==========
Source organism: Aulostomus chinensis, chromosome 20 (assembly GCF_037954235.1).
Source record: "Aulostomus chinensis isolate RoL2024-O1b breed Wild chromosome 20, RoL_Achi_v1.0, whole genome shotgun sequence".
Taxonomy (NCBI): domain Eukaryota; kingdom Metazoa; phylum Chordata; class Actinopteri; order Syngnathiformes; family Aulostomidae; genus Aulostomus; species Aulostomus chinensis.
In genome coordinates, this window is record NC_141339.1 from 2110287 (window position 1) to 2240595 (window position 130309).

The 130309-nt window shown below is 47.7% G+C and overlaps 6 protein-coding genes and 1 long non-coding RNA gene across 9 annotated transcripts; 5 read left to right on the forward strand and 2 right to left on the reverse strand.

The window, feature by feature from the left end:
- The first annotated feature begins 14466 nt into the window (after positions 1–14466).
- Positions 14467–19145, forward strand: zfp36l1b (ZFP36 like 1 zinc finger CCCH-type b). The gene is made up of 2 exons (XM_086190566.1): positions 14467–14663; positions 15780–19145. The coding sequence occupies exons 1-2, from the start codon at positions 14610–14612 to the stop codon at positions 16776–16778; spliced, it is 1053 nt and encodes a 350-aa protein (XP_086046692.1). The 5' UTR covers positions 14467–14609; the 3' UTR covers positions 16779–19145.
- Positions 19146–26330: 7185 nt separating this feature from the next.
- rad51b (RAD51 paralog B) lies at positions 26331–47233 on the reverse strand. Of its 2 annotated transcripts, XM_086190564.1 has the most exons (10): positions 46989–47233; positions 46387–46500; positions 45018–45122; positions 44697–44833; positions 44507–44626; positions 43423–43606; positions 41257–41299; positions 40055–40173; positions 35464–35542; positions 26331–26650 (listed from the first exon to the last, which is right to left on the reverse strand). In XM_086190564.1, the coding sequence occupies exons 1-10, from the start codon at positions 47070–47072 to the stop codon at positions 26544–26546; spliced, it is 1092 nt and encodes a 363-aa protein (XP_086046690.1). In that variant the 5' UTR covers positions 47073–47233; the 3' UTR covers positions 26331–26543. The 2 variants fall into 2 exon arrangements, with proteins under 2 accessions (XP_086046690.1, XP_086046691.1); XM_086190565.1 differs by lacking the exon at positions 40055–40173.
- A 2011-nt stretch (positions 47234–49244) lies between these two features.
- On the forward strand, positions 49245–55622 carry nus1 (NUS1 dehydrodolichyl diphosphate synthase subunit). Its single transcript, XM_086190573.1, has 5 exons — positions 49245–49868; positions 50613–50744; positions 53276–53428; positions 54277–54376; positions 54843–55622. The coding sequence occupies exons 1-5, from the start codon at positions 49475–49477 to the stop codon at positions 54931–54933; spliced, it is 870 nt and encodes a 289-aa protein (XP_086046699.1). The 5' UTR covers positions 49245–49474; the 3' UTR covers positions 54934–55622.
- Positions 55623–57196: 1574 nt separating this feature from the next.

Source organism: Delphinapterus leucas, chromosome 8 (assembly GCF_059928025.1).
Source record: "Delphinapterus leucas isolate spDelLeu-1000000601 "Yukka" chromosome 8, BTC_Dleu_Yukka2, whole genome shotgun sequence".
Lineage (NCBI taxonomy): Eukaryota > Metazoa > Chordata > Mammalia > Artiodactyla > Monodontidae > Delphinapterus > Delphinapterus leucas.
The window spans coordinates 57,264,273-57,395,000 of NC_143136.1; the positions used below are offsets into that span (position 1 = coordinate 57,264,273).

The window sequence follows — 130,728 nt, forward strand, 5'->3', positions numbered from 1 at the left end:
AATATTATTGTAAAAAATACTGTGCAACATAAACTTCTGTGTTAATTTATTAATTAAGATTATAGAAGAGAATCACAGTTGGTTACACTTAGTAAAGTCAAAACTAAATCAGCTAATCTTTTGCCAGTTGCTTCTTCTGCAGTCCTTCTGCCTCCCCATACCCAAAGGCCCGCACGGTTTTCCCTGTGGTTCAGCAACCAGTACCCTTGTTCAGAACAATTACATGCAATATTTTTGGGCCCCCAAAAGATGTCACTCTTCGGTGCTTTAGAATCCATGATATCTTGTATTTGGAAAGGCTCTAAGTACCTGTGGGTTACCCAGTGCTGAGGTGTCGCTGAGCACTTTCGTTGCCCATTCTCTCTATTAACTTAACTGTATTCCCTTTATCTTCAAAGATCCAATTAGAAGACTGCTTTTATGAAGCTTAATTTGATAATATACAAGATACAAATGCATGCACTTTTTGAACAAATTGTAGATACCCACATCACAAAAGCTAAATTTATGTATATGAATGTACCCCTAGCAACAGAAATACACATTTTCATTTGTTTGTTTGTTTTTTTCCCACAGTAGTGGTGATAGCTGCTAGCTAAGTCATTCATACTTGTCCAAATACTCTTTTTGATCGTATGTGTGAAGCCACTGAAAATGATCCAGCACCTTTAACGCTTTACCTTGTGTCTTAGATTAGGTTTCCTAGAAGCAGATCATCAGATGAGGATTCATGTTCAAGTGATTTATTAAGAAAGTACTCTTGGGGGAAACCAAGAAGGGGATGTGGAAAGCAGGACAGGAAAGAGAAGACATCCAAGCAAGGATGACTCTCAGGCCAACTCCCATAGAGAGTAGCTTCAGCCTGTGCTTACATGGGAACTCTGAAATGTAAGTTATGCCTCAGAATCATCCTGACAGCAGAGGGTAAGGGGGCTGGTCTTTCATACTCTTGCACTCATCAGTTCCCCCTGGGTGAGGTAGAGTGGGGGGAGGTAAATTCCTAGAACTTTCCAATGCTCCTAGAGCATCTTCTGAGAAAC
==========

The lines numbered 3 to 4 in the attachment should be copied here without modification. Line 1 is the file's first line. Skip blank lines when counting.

Taxonomy (NCBI): domain Eukaryota; kingdom Metazoa; phylum Chordata; class Actinopteri; order Syngnathiformes; family Aulostomidae; genus Aulostomus; species Aulostomus chinensis.
In genome coordinates, this window is record NC_141339.1 from 2110287 (window position 1) to 2240595 (window position 130309).